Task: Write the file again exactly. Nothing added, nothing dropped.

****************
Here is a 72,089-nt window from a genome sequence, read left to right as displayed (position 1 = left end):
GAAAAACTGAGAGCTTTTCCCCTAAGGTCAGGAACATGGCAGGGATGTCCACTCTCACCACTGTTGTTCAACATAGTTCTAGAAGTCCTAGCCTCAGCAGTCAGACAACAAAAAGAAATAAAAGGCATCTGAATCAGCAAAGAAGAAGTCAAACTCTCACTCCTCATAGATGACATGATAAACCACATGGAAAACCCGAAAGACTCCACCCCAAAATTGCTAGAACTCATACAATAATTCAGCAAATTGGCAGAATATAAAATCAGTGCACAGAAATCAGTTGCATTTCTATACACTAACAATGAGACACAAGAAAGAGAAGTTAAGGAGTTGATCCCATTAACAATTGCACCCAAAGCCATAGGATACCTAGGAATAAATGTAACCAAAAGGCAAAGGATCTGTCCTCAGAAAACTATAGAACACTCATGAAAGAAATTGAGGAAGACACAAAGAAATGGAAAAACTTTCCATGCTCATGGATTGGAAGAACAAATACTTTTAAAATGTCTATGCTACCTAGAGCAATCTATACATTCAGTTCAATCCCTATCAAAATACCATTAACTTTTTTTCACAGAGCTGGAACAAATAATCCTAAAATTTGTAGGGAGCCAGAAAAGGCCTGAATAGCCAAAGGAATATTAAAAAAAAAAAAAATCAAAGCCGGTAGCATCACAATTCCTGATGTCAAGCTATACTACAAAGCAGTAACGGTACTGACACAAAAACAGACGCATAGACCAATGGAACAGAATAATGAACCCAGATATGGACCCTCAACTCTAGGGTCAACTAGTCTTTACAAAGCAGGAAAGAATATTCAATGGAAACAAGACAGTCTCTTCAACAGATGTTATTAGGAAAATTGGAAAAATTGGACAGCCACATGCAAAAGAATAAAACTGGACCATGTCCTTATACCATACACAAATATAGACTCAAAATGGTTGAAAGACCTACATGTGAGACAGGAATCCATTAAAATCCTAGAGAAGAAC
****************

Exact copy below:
Here is a 72,089-nt window from a genome sequence, read left to right as displayed (position 1 = left end):
GAAAAACTGAGAGCTTTTCCCCTAAGGTCAGGAACATGGCAGGGATGTCCACTCTCACCACTGTTGTTCAACATAGTTCTAGAAGTCCTAGCCTCAGCAGTCAGACAACAAAAAGAAATAAAAGGCATCTGAATCAGCAAAGAAGAAGTCAAACTCTCACTCCTCATAGATGACATGATAAACCACATGGAAAACCCGAAAGACTCCACCCCAAAATTGCTAGAACTCATACAATAATTCAGCAAATTGGCAGAATATAAAATCAGTGCACAGAAATCAGTTGCATTTCTATACACTAACAATGAGACACAAGAAAGAGAAGTTAAGGAGTTGATCCCATTAACAATTGCACCCAAAGCCATAGGATACCTAGGAATAAATGTAACCAAAAGGCAAAGGATCTGTCCTCAGAAAACTATAGAACACTCATGAAAGAAATTGAGGAAGACACAAAGAAATGGAAAAACTTTCCATGCTCATGGATTGGAAGAACAAATACTTTTAAAATGTCTATGCTACCTAGAGCAATCTATACATTCAGTTCAATCCCTATCAAAATACCATTAACTTTTTTTCACAGAGCTGGAACAAATAATCCTAAAATTTGTAGGGAGCCAGAAAAGGCCTGAATAGCCAAAGGAATATTAAAAAAAAAAAAAATCAAAGCCGGTAGCATCACAATTCCTGATGTCAAGCTATACTACAAAGCAGTAACGGTACTGACACAAAAACAGACGCATAGACCAATGGAACAGAATAATGAACCCAGATATGGACCCTCAACTCTAGGGTCAACTAGTCTTTACAAAGCAGGAAAGAATATTCAATGGAAACAAGACAGTCTCTTCAACAGATGTTATTAGGAAAATTGGAAAAATTGGACAGCCACATGCAAAAGAATAAAACTGGACCATGTCCTTATACCATACACAAATATAGACTCAAAATGGTTGAAAGACCTACATGTGAGACAGGAATCCATTAAAATCCTAGAGAAGAAC